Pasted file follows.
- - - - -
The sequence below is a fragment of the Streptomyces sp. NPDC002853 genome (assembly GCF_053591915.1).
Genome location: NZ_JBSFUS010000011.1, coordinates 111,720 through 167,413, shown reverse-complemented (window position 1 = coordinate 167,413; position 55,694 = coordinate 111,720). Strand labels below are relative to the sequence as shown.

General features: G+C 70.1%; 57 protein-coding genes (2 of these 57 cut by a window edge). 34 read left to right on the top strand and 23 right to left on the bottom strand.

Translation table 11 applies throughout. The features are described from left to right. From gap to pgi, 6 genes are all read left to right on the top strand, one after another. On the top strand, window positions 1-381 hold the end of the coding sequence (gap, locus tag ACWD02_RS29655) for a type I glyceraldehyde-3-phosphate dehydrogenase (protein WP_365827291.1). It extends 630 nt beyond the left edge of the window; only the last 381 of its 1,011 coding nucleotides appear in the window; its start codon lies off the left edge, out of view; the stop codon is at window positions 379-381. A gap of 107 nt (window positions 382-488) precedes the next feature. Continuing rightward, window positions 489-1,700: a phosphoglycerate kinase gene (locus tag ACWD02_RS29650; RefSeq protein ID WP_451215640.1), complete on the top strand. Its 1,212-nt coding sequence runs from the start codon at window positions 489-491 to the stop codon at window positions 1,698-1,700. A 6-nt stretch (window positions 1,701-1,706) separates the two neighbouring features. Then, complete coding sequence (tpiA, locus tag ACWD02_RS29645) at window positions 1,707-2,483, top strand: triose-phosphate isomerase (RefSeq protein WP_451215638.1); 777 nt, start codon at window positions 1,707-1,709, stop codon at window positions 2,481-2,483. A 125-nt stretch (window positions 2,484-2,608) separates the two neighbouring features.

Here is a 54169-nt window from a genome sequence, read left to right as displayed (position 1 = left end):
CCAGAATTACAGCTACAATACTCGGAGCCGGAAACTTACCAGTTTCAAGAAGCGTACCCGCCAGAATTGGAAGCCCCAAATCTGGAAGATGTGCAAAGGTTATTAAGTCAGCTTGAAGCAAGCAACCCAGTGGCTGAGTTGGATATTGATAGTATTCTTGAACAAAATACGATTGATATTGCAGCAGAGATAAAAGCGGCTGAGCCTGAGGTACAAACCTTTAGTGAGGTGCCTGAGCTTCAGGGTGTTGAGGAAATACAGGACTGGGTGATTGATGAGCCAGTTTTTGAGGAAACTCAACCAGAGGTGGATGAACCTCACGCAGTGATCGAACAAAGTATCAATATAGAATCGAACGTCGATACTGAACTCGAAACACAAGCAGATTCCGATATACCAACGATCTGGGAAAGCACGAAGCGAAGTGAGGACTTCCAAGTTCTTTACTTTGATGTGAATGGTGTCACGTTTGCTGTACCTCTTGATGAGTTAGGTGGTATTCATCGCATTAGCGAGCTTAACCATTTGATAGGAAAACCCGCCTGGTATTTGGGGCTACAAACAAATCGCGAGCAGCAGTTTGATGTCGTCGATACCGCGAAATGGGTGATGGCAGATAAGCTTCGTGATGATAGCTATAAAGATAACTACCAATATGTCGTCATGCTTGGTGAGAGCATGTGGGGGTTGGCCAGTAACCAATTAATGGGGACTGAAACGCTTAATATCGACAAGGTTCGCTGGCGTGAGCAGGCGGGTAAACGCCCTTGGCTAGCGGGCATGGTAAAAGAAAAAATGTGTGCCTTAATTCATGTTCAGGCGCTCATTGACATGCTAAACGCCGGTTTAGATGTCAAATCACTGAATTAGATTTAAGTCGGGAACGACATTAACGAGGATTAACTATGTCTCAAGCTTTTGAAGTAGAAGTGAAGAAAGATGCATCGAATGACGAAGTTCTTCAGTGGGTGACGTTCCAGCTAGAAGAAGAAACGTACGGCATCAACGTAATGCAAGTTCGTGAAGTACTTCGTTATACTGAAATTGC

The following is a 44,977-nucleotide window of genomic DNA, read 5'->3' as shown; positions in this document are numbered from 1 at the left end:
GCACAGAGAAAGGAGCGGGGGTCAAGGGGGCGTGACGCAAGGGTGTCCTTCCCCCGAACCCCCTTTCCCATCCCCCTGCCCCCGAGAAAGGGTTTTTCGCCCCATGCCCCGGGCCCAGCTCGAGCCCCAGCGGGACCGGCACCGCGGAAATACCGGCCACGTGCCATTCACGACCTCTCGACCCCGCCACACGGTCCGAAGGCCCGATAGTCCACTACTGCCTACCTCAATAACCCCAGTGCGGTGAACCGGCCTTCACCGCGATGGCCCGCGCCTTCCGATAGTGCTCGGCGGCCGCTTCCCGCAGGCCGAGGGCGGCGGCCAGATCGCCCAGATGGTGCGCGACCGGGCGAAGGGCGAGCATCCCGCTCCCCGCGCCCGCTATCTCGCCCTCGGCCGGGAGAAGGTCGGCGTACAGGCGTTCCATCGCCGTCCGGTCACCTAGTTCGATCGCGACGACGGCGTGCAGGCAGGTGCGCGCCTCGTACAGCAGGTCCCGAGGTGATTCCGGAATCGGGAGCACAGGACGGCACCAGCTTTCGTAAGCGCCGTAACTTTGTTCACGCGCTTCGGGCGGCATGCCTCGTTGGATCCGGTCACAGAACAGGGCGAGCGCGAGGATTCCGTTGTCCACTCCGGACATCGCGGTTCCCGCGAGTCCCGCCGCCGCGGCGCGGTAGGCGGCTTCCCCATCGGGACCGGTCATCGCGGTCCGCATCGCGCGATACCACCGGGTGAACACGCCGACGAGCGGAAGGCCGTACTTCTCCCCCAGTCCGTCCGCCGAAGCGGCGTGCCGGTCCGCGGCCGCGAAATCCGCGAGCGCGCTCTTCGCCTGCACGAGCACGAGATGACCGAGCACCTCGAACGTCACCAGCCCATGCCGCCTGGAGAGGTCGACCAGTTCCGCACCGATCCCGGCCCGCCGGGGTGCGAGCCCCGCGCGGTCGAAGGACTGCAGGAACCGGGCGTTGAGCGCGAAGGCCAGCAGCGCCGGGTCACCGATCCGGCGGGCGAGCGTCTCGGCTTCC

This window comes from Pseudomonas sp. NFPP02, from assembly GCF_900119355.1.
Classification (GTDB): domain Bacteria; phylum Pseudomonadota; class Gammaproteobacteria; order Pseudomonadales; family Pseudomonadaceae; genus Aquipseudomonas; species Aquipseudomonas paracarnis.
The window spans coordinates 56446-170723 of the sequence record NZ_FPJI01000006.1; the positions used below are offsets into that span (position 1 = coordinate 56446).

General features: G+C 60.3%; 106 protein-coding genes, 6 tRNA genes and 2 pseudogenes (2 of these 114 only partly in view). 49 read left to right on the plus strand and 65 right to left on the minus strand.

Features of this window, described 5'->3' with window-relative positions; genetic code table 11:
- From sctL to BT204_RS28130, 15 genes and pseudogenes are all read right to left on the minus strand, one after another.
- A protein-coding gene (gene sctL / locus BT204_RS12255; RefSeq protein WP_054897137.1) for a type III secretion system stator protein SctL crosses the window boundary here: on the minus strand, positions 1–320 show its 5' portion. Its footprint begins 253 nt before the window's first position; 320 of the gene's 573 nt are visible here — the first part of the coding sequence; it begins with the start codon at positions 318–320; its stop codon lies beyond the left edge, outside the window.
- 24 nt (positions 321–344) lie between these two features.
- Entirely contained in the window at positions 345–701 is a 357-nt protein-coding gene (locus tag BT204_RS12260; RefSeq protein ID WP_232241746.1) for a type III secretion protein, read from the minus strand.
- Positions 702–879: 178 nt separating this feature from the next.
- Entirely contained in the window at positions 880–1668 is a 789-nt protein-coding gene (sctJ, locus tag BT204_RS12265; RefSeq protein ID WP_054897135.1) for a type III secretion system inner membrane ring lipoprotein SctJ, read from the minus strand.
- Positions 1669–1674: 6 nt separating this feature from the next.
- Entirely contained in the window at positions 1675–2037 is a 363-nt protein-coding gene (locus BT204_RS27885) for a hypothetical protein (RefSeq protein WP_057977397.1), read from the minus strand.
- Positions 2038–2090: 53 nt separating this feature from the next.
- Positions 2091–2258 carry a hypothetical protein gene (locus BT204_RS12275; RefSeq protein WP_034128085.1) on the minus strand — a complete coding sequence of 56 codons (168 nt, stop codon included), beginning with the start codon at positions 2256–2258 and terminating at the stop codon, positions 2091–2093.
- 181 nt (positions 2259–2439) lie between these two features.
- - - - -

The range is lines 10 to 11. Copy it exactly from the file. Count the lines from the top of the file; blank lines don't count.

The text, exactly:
Classification (GTDB): domain Bacteria; phylum Pseudomonadota; class Gammaproteobacteria; order Pseudomonadales; family Pseudomonadaceae; genus Aquipseudomonas; species Aquipseudomonas paracarnis.
The window spans coordinates 56446-170723 of the sequence record NZ_FPJI01000006.1; the positions used below are offsets into that span (position 1 = coordinate 56446).